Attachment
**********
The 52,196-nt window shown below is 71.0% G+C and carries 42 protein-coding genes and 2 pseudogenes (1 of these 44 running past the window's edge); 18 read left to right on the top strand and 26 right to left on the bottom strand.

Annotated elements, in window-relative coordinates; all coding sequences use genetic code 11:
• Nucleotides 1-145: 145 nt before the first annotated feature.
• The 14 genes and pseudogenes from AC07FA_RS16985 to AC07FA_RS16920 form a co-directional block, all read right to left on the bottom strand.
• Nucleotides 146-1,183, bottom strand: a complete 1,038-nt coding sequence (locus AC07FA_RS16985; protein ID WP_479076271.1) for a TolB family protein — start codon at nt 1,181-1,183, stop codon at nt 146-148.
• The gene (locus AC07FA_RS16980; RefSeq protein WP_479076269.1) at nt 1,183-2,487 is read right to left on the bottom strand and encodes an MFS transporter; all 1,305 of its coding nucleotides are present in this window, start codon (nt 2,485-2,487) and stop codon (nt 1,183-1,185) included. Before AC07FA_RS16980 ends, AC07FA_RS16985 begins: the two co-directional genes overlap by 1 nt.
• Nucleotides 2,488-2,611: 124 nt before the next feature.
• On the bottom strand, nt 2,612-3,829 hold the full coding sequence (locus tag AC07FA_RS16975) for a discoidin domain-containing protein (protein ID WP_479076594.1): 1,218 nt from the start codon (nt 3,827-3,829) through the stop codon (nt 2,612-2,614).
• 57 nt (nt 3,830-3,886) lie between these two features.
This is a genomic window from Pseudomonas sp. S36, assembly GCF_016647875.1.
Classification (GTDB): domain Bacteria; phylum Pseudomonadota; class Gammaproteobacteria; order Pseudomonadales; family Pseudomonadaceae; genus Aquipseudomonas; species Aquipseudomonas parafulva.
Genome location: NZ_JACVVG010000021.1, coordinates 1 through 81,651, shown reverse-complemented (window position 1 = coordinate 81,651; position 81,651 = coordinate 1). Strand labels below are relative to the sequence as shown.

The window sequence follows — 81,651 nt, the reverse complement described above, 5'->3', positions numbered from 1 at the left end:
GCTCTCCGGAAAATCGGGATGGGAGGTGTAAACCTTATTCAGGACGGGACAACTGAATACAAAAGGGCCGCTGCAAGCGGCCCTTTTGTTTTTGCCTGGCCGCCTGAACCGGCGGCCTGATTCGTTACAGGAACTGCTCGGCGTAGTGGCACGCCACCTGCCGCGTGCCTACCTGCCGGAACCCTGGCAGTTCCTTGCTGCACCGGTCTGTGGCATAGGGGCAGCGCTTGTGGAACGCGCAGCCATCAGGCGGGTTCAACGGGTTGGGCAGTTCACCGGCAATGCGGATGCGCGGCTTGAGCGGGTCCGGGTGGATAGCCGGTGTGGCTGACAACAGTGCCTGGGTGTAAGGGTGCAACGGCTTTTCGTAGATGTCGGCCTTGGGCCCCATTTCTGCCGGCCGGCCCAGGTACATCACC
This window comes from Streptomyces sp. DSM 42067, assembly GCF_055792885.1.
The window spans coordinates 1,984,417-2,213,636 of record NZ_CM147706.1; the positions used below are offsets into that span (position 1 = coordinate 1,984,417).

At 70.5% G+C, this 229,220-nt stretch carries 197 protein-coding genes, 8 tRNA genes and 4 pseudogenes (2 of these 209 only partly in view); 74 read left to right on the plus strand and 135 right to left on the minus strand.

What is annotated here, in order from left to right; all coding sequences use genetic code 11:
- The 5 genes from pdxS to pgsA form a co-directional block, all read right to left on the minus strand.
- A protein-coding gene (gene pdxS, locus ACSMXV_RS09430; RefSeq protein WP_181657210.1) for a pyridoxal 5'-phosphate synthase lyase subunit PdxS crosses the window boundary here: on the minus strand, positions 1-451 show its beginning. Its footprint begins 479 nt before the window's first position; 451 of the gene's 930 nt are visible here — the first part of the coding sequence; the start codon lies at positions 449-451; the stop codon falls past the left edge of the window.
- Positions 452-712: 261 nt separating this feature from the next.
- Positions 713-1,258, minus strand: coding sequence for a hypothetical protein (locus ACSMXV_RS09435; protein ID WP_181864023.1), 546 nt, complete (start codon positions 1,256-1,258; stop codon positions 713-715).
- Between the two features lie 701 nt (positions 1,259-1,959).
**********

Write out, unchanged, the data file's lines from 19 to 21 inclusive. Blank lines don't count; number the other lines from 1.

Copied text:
- The 5 genes from pdxS to pgsA form a co-directional block, all read right to left on the minus strand.
- A protein-coding gene (gene pdxS, locus ACSMXV_RS09430; RefSeq protein WP_181657210.1) for a pyridoxal 5'-phosphate synthase lyase subunit PdxS crosses the window boundary here: on the minus strand, positions 1-451 show its beginning. Its footprint begins 479 nt before the window's first position; 451 of the gene's 930 nt are visible here — the first part of the coding sequence; the start codon lies at positions 449-451; the stop codon falls past the left edge of the window.
- Positions 452-712: 261 nt separating this feature from the next.